A Better Growth Play Than Amazon
Dan is a member of The Motley Fool Blog Network -- entries represent the personal opinion of the blogger and are not formally edited.
With its massive growth and market-share-stealing prowess, Amazon.com (NASDAQ: AMZN) looks like an appealing investment. But over each company's time on the market, a similar stock has outperformed the internet retailer's share-price gains. It's also shown shown more consistency than Amazon on its annual top and bottom lines -- and this rival might even have more growth potential going forward.
A quick look at the scorecard
If you guessed that we're talking about eBay (NASDAQ: EBAY), give yourself a pat on the back. Let's first compare eBay to Amazon by looking at some important key metrics.
- eBay: 17
- Amazon: 103
- eBay: 17.73%
- Amazon: -0.15%
While Amazon trades at a far greater premium, eBay clearly makes more profit per dollar invested. With Amazon’s impressive top-line growth, investors don’t seem to care much at the moment. However, this could become a dangerous game for the online retail giant; investors may search for safety in highly-profitable companies if the market turns south.
- eBay: 13%
- Amazon: -1%
ROE refers to Return on Equity, which indicates how much of your invested money the company turns into profit. As you can see from the numbers above, eBay is doing more with investor money than Amazon.
- eBay: 1.20%
- Amazon: 2%
Neither short position is high, which is often a good sign. If shorts don’t want to go near a stock, it means they believe upside potential outweighs downside risk.
- eBay: 0.21
- Amazon: 0.35
Both companies have showed quality debt management. This will allow eBay and Amazon to fund innovations and acquisitions going forward, spurring their future growth.
3-Year Stock Performance:
- eBay: +152.5%
- Amazon: +133.6%
Those performances might surprise some people, since eBay has flown under most investors' radar over the past few years. Note also that while eBay has been profitable over the last five years and five quarters, Amazon reported a loss in 2012, as well as losses in two of the last five quarters.
With a market cap of $135 billion, Amazon receives a lot more attention than eBay, which sports a market cap around $69 billion.
Amazon has branched out into many different areas, including streaming video, e-readers, and cloud storage services (in addition to online retailing). But eBay's future potential is just as impressive.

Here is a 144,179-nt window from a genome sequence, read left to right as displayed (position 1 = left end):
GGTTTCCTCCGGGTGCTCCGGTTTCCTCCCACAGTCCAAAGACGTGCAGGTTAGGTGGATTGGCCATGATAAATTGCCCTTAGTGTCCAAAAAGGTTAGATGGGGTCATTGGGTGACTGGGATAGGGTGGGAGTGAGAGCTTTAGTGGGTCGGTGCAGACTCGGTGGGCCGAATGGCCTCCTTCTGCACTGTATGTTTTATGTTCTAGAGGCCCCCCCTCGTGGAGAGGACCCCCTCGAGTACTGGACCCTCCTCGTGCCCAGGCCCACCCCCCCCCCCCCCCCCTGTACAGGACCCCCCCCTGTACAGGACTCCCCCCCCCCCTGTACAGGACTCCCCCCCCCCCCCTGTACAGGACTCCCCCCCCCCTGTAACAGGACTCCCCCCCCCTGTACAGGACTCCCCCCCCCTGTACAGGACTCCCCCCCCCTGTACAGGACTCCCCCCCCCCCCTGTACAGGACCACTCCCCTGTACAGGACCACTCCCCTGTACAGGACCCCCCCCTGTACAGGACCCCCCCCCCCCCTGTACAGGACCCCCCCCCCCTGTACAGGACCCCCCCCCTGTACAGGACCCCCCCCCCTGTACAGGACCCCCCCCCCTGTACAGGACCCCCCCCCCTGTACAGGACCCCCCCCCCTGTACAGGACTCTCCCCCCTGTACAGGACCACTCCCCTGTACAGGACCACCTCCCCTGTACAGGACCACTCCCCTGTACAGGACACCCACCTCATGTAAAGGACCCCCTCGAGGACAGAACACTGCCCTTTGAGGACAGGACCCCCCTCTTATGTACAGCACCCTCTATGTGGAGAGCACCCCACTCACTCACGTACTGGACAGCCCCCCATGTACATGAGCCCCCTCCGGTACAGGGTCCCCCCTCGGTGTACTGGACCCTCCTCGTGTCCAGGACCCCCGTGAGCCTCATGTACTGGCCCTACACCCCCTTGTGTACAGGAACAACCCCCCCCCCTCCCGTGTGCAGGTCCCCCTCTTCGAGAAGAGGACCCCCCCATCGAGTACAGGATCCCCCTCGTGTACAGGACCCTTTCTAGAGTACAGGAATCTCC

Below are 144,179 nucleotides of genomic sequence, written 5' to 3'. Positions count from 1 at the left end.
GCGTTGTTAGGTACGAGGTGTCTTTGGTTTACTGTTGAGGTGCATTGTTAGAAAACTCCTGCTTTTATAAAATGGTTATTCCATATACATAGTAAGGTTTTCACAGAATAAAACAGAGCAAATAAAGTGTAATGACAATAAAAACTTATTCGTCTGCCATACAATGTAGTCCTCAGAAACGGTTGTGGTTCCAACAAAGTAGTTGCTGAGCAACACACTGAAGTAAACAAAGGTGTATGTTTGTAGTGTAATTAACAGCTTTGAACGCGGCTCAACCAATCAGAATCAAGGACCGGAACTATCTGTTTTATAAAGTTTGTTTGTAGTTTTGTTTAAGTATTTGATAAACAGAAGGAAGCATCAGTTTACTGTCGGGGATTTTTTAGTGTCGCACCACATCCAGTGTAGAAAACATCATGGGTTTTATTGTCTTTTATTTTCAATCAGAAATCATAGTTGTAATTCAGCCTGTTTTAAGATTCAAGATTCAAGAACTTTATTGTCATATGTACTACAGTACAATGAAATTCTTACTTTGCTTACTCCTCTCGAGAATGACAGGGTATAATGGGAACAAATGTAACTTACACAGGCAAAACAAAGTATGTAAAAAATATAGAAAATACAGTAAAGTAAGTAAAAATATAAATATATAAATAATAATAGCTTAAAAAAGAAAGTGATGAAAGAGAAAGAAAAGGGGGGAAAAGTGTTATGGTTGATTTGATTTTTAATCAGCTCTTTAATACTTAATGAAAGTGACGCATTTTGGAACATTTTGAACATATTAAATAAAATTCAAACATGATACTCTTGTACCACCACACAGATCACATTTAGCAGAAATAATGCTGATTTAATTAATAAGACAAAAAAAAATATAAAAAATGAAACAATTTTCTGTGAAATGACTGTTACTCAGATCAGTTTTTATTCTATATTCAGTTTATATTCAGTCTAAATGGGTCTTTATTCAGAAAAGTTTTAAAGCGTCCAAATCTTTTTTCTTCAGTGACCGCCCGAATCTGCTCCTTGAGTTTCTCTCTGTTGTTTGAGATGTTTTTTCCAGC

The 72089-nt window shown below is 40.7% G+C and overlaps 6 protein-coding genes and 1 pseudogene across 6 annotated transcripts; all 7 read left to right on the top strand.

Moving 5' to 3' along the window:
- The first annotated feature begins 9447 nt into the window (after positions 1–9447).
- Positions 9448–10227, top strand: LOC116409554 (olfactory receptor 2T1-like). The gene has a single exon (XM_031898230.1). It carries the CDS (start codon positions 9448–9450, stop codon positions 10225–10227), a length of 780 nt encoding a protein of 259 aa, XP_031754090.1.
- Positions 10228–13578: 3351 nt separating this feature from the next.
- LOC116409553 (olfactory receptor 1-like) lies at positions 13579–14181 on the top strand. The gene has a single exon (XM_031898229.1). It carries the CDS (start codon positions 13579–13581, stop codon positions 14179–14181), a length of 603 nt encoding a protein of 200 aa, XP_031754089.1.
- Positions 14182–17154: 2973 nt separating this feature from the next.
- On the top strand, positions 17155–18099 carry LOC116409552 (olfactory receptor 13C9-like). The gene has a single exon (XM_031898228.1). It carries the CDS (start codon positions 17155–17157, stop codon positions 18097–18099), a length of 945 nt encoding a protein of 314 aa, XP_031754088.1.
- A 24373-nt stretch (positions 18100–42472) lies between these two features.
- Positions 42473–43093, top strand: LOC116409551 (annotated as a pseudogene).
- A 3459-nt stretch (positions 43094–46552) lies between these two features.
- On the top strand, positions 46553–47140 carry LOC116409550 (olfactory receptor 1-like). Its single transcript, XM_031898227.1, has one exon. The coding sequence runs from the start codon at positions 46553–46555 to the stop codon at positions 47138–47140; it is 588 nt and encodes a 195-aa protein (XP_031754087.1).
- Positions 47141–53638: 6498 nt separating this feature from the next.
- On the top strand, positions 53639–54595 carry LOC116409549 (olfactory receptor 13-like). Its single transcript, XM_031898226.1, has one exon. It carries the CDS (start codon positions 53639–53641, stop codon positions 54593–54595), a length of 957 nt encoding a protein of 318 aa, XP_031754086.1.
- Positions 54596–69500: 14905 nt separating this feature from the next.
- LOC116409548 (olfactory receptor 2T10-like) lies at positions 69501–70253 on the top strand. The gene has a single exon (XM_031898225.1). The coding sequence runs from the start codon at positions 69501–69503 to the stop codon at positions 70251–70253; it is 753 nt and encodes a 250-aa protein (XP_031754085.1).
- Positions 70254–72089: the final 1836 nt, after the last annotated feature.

eBay-owned payment service PayPal has booked several important partnerships with Discover. The first let Discover process consumers' mobile payments on PayPal's behalf. Earlier this year, Discover made another, aggressively expansive deal with 50 merchant processors, which will make PayPal a payment option in approximately 2 million retail stores by the end of 2013.
If PayPal is being accepted by more merchants, then other merchants will likely want to jump on board. The PayPal payment-option trend is still in its early stages, and with most young consumers being familiar with the brand, its growth potential is excellent.
According to eMarketer, 88% of PayPal customers are under age 55, versus 74% of non-PayPal customers. PayPal also saw revenue increase 20% to $1.6 billion in the second quarter year-over-year. And PayPal added 4.7 million users, now giving it a total of 132 million users worldwide.
Investors seeking an alternative to Amazon might also consider Overstock.com (NASDAQ: OSTK). Unlike Amazon and eBay, Overstock has opted not to branch out and has remained focused on its core business. This could end up paying dividends down the road. Overstock offers free shipping, rewards for loyal shoppers, and big discounts. In regards to the latter, it will now sell books at least 10% cheaper than books found on Amazon.com. And like Amazon, Overstock is also well-known for its quality customer service.
Overstock’s revenue skyrocketed 22% in the second quarter year-over-year, and diluted EPS went to $0.15 from $0.02. But with a market cap of just $712 million, Overstock doesn't have deep enough pockets to steal much market share from eBay and Amazon. On the other hand, if the stock suffers at some point and the price becomes cheaper, don't be shocked if one of the bigger players offers to scoop it up.
Amazon and Overstock are both well-managed companies with strong growth potential. However, Amazon is very expensive at the moment, and Overstock is not big enough to withstand a steep broad market correction if one were to occur.
While eBay won't protect you from downside market corrections, its upside potential is high thanks to its consistent growth in all segments, including steadily increasing exposure and brand recognition for PayPal. If you choose to invest in eBay, consider doing so with incremental purchases as a way to protect against downside market moves.
Dan Moskowitz has no position in any stocks mentioned. The Motley Fool recommends Amazon.com and eBay. The Motley Fool owns shares of Amazon.com and eBay. Try any of our Foolish newsletter services free for 30 days. We Fools may not all hold the same opinions, but we all believe that considering a diverse range of insights makes us better investors. The Motley Fool has a disclosure policy. Is this post wrong? Click here. Think you can do better? Join us and write your own!